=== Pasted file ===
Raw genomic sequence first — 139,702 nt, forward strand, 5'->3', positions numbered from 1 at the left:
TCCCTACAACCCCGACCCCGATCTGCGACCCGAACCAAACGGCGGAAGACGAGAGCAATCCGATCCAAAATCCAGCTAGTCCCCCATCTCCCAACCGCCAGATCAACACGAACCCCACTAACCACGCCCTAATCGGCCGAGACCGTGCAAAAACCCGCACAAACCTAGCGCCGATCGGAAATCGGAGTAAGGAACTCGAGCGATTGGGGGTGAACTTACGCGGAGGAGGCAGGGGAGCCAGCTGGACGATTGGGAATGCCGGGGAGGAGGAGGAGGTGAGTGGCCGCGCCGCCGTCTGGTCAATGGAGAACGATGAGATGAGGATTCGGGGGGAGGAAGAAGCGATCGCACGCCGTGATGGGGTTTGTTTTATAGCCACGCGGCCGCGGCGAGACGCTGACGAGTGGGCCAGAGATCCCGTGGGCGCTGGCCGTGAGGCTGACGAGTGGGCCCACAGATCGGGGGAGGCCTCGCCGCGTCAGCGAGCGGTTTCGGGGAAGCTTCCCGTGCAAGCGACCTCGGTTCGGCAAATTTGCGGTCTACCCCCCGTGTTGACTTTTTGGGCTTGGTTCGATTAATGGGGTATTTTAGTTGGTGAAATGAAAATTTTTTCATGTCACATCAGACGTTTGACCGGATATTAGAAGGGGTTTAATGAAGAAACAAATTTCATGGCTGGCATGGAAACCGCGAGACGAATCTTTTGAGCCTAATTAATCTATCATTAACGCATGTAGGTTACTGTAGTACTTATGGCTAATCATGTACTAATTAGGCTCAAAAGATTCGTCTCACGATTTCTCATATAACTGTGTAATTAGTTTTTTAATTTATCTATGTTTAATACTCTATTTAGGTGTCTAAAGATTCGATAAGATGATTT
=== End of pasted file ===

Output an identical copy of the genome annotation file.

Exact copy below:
Raw genomic sequence first — 139,702 nt, forward strand, 5'->3', positions numbered from 1 at the left:
TCCCTACAACCCCGACCCCGATCTGCGACCCGAACCAAACGGCGGAAGACGAGAGCAATCCGATCCAAAATCCAGCTAGTCCCCCATCTCCCAACCGCCAGATCAACACGAACCCCACTAACCACGCCCTAATCGGCCGAGACCGTGCAAAAACCCGCACAAACCTAGCGCCGATCGGAAATCGGAGTAAGGAACTCGAGCGATTGGGGGTGAACTTACGCGGAGGAGGCAGGGGAGCCAGCTGGACGATTGGGAATGCCGGGGAGGAGGAGGAGGTGAGTGGCCGCGCCGCCGTCTGGTCAATGGAGAACGATGAGATGAGGATTCGGGGGGAGGAAGAAGCGATCGCACGCCGTGATGGGGTTTGTTTTATAGCCACGCGGCCGCGGCGAGACGCTGACGAGTGGGCCAGAGATCCCGTGGGCGCTGGCCGTGAGGCTGACGAGTGGGCCCACAGATCGGGGGAGGCCTCGCCGCGTCAGCGAGCGGTTTCGGGGAAGCTTCCCGTGCAAGCGACCTCGGTTCGGCAAATTTGCGGTCTACCCCCCGTGTTGACTTTTTGGGCTTGGTTCGATTAATGGGGTATTTTAGTTGGTGAAATGAAAATTTTTTCATGTCACATCAGACGTTTGACCGGATATTAGAAGGGGTTTAATGAAGAAACAAATTTCATGGCTGGCATGGAAACCGCGAGACGAATCTTTTGAGCCTAATTAATCTATCATTAACGCATGTAGGTTACTGTAGTACTTATGGCTAATCATGTACTAATTAGGCTCAAAAGATTCGTCTCACGATTTCTCATATAACTGTGTAATTAGTTTTTTAATTTATCTATGTTTAATACTCTATTTAGGTGTCTAAAGATTCGATAAGATGATTT